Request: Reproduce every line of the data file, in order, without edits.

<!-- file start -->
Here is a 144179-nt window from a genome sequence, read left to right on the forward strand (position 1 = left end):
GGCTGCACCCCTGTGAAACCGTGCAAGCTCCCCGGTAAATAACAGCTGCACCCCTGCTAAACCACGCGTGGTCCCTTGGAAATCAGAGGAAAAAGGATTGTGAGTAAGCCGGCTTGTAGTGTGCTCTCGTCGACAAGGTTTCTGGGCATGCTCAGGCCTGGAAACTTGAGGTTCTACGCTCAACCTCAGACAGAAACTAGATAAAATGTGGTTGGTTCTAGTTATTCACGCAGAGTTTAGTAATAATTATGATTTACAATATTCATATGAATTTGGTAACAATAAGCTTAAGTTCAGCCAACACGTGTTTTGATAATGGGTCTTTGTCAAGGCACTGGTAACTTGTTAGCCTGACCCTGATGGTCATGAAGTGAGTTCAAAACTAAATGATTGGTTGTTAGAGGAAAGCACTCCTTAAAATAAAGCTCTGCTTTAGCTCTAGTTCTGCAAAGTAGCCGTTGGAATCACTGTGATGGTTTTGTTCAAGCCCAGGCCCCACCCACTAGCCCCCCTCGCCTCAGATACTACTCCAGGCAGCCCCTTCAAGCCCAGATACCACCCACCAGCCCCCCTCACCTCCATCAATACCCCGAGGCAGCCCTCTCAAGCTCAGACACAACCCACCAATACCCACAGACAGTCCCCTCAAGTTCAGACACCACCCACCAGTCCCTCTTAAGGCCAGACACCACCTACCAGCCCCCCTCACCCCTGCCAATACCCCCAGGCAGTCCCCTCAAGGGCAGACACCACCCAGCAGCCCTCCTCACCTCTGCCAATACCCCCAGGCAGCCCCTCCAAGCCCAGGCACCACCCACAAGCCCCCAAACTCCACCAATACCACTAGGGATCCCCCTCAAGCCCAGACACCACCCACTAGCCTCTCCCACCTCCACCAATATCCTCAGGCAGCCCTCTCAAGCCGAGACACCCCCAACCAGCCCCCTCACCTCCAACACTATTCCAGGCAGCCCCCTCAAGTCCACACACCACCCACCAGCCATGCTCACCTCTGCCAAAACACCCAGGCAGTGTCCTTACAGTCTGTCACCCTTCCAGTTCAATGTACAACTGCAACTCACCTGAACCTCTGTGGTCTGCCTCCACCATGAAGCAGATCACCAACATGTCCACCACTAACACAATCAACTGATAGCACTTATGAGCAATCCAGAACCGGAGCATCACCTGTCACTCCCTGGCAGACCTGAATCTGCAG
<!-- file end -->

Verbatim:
Here is a 144179-nt window from a genome sequence, read left to right on the forward strand (position 1 = left end):
GGCTGCACCCCTGTGAAACCGTGCAAGCTCCCCGGTAAATAACAGCTGCACCCCTGCTAAACCACGCGTGGTCCCTTGGAAATCAGAGGAAAAAGGATTGTGAGTAAGCCGGCTTGTAGTGTGCTCTCGTCGACAAGGTTTCTGGGCATGCTCAGGCCTGGAAACTTGAGGTTCTACGCTCAACCTCAGACAGAAACTAGATAAAATGTGGTTGGTTCTAGTTATTCACGCAGAGTTTAGTAATAATTATGATTTACAATATTCATATGAATTTGGTAACAATAAGCTTAAGTTCAGCCAACACGTGTTTTGATAATGGGTCTTTGTCAAGGCACTGGTAACTTGTTAGCCTGACCCTGATGGTCATGAAGTGAGTTCAAAACTAAATGATTGGTTGTTAGAGGAAAGCACTCCTTAAAATAAAGCTCTGCTTTAGCTCTAGTTCTGCAAAGTAGCCGTTGGAATCACTGTGATGGTTTTGTTCAAGCCCAGGCCCCACCCACTAGCCCCCCTCGCCTCAGATACTACTCCAGGCAGCCCCTTCAAGCCCAGATACCACCCACCAGCCCCCCTCACCTCCATCAATACCCCGAGGCAGCCCTCTCAAGCTCAGACACAACCCACCAATACCCACAGACAGTCCCCTCAAGTTCAGACACCACCCACCAGTCCCTCTTAAGGCCAGACACCACCTACCAGCCCCCCTCACCCCTGCCAATACCCCCAGGCAGTCCCCTCAAGGGCAGACACCACCCAGCAGCCCTCCTCACCTCTGCCAATACCCCCAGGCAGCCCCTCCAAGCCCAGGCACCACCCACAAGCCCCCAAACTCCACCAATACCACTAGGGATCCCCCTCAAGCCCAGACACCACCCACTAGCCTCTCCCACCTCCACCAATATCCTCAGGCAGCCCTCTCAAGCCGAGACACCCCCAACCAGCCCCCTCACCTCCAACACTATTCCAGGCAGCCCCCTCAAGTCCACACACCACCCACCAGCCATGCTCACCTCTGCCAAAACACCCAGGCAGTGTCCTTACAGTCTGTCACCCTTCCAGTTCAATGTACAACTGCAACTCACCTGAACCTCTGTGGTCTGCCTCCACCATGAAGCAGATCACCAACATGTCCACCACTAACACAATCAACTGATAGCACTTATGAGCAATCCAGAACCGGAGCATCACCTGTCACTCCCTGGCAGACCTGAATCTGCAG